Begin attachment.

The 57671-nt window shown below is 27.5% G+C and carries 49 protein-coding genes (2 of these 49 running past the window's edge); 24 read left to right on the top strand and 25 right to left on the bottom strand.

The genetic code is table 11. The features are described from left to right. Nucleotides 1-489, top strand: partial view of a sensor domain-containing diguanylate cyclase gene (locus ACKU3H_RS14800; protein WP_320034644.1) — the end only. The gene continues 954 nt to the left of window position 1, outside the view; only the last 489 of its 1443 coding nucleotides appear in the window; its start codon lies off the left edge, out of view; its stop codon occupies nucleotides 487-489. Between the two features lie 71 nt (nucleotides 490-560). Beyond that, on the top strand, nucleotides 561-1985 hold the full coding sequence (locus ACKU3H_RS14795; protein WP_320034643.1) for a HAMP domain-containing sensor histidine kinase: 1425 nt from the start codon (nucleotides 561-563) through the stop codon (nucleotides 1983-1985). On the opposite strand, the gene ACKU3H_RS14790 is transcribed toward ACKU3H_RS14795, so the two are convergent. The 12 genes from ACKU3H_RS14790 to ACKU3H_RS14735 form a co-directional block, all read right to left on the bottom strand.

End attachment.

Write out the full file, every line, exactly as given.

The 57671-nt window shown below is 27.5% G+C and carries 49 protein-coding genes (2 of these 49 running past the window's edge); 24 read left to right on the top strand and 25 right to left on the bottom strand.

The genetic code is table 11. The features are described from left to right. Nucleotides 1-489, top strand: partial view of a sensor domain-containing diguanylate cyclase gene (locus ACKU3H_RS14800; protein WP_320034644.1) — the end only. The gene continues 954 nt to the left of window position 1, outside the view; only the last 489 of its 1443 coding nucleotides appear in the window; its start codon lies off the left edge, out of view; its stop codon occupies nucleotides 487-489. Between the two features lie 71 nt (nucleotides 490-560). Beyond that, on the top strand, nucleotides 561-1985 hold the full coding sequence (locus ACKU3H_RS14795; protein WP_320034643.1) for a HAMP domain-containing sensor histidine kinase: 1425 nt from the start codon (nucleotides 561-563) through the stop codon (nucleotides 1983-1985). On the opposite strand, the gene ACKU3H_RS14790 is transcribed toward ACKU3H_RS14795, so the two are convergent. The 12 genes from ACKU3H_RS14790 to ACKU3H_RS14735 form a co-directional block, all read right to left on the bottom strand.